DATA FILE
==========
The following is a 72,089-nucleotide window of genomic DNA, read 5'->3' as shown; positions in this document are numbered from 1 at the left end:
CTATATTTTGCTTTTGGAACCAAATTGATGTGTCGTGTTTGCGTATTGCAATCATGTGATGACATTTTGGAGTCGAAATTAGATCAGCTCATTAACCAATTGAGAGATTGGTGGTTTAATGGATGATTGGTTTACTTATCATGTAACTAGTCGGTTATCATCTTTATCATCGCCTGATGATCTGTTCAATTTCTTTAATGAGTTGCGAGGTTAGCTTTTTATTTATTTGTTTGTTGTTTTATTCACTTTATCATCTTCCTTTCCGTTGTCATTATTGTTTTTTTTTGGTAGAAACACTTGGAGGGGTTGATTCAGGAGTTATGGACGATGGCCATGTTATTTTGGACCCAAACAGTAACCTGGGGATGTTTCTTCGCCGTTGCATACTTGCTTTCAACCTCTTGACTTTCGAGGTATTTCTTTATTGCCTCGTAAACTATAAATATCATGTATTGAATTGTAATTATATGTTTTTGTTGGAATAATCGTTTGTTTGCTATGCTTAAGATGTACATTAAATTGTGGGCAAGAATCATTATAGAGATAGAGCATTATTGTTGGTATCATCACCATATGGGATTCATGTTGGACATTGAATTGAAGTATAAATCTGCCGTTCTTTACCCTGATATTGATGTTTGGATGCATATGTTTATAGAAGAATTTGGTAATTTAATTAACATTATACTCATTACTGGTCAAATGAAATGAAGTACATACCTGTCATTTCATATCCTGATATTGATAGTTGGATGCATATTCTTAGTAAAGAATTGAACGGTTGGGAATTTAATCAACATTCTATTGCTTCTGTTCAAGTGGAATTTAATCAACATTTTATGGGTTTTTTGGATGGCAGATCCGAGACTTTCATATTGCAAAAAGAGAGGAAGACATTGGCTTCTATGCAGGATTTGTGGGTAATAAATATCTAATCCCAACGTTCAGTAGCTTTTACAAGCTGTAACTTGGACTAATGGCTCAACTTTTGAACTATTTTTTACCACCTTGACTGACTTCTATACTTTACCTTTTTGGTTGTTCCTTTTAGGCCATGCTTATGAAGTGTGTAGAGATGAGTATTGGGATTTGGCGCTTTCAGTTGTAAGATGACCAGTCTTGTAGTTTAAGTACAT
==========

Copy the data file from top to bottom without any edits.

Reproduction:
The following is a 72,089-nucleotide window of genomic DNA, read 5'->3' as shown; positions in this document are numbered from 1 at the left end:
CTATATTTTGCTTTTGGAACCAAATTGATGTGTCGTGTTTGCGTATTGCAATCATGTGATGACATTTTGGAGTCGAAATTAGATCAGCTCATTAACCAATTGAGAGATTGGTGGTTTAATGGATGATTGGTTTACTTATCATGTAACTAGTCGGTTATCATCTTTATCATCGCCTGATGATCTGTTCAATTTCTTTAATGAGTTGCGAGGTTAGCTTTTTATTTATTTGTTTGTTGTTTTATTCACTTTATCATCTTCCTTTCCGTTGTCATTATTGTTTTTTTTTGGTAGAAACACTTGGAGGGGTTGATTCAGGAGTTATGGACGATGGCCATGTTATTTTGGACCCAAACAGTAACCTGGGGATGTTTCTTCGCCGTTGCATACTTGCTTTCAACCTCTTGACTTTCGAGGTATTTCTTTATTGCCTCGTAAACTATAAATATCATGTATTGAATTGTAATTATATGTTTTTGTTGGAATAATCGTTTGTTTGCTATGCTTAAGATGTACATTAAATTGTGGGCAAGAATCATTATAGAGATAGAGCATTATTGTTGGTATCATCACCATATGGGATTCATGTTGGACATTGAATTGAAGTATAAATCTGCCGTTCTTTACCCTGATATTGATGTTTGGATGCATATGTTTATAGAAGAATTTGGTAATTTAATTAACATTATACTCATTACTGGTCAAATGAAATGAAGTACATACCTGTCATTTCATATCCTGATATTGATAGTTGGATGCATATTCTTAGTAAAGAATTGAACGGTTGGGAATTTAATCAACATTCTATTGCTTCTGTTCAAGTGGAATTTAATCAACATTTTATGGGTTTTTTGGATGGCAGATCCGAGACTTTCATATTGCAAAAAGAGAGGAAGACATTGGCTTCTATGCAGGATTTGTGGGTAATAAATATCTAATCCCAACGTTCAGTAGCTTTTACAAGCTGTAACTTGGACTAATGGCTCAACTTTTGAACTATTTTTTACCACCTTGACTGACTTCTATACTTTACCTTTTTGGTTGTTCCTTTTAGGCCATGCTTATGAAGTGTGTAGAGATGAGTATTGGGATTTGGCGCTTTCAGTTGTAAGATGACCAGTCTTGTAGTTTAAGTACAT